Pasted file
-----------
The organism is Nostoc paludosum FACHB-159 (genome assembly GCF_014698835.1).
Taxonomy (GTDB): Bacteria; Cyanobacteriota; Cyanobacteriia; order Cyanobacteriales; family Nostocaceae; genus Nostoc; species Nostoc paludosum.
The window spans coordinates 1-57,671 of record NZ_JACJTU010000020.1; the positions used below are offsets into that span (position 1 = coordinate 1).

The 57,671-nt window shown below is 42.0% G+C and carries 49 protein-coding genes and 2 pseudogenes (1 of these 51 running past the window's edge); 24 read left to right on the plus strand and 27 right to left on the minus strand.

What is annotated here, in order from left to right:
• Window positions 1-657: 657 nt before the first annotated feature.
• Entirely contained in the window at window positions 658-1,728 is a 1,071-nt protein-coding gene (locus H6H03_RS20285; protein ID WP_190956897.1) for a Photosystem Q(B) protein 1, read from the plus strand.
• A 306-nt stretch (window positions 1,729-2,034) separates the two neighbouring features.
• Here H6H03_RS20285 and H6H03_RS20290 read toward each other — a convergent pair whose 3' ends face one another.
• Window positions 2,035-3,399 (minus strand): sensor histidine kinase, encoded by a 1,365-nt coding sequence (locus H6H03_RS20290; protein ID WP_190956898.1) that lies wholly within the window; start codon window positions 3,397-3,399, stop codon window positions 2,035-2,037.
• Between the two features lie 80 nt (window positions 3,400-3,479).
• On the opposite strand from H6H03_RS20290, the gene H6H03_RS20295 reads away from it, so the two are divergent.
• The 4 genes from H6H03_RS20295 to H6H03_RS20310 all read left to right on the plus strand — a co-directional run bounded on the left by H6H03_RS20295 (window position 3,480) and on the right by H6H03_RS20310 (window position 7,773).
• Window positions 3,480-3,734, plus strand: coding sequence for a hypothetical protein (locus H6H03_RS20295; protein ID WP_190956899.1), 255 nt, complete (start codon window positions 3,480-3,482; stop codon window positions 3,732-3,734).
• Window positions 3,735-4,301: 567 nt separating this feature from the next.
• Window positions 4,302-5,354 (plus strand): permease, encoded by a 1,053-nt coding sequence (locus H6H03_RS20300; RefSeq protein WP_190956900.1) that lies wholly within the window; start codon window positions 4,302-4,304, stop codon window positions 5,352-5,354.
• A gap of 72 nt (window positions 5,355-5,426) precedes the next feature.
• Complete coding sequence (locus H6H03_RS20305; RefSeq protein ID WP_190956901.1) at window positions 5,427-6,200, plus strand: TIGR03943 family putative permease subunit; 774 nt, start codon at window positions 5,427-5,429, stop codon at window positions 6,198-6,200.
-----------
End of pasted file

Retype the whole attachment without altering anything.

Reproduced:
The organism is Nostoc paludosum FACHB-159 (genome assembly GCF_014698835.1).
Taxonomy (GTDB): Bacteria; Cyanobacteriota; Cyanobacteriia; order Cyanobacteriales; family Nostocaceae; genus Nostoc; species Nostoc paludosum.
The window spans coordinates 1-57,671 of record NZ_JACJTU010000020.1; the positions used below are offsets into that span (position 1 = coordinate 1).

The 57,671-nt window shown below is 42.0% G+C and carries 49 protein-coding genes and 2 pseudogenes (1 of these 51 running past the window's edge); 24 read left to right on the plus strand and 27 right to left on the minus strand.

What is annotated here, in order from left to right:
• Window positions 1-657: 657 nt before the first annotated feature.
• Entirely contained in the window at window positions 658-1,728 is a 1,071-nt protein-coding gene (locus H6H03_RS20285; protein ID WP_190956897.1) for a Photosystem Q(B) protein 1, read from the plus strand.
• A 306-nt stretch (window positions 1,729-2,034) separates the two neighbouring features.
• Here H6H03_RS20285 and H6H03_RS20290 read toward each other — a convergent pair whose 3' ends face one another.
• Window positions 2,035-3,399 (minus strand): sensor histidine kinase, encoded by a 1,365-nt coding sequence (locus H6H03_RS20290; protein ID WP_190956898.1) that lies wholly within the window; start codon window positions 3,397-3,399, stop codon window positions 2,035-2,037.
• Between the two features lie 80 nt (window positions 3,400-3,479).
• On the opposite strand from H6H03_RS20290, the gene H6H03_RS20295 reads away from it, so the two are divergent.
• The 4 genes from H6H03_RS20295 to H6H03_RS20310 all read left to right on the plus strand — a co-directional run bounded on the left by H6H03_RS20295 (window position 3,480) and on the right by H6H03_RS20310 (window position 7,773).
• Window positions 3,480-3,734, plus strand: coding sequence for a hypothetical protein (locus H6H03_RS20295; protein ID WP_190956899.1), 255 nt, complete (start codon window positions 3,480-3,482; stop codon window positions 3,732-3,734).
• Window positions 3,735-4,301: 567 nt separating this feature from the next.
• Window positions 4,302-5,354 (plus strand): permease, encoded by a 1,053-nt coding sequence (locus H6H03_RS20300; RefSeq protein WP_190956900.1) that lies wholly within the window; start codon window positions 4,302-4,304, stop codon window positions 5,352-5,354.
• A gap of 72 nt (window positions 5,355-5,426) precedes the next feature.
• Complete coding sequence (locus H6H03_RS20305; RefSeq protein ID WP_190956901.1) at window positions 5,427-6,200, plus strand: TIGR03943 family putative permease subunit; 774 nt, start codon at window positions 5,427-5,429, stop codon at window positions 6,198-6,200.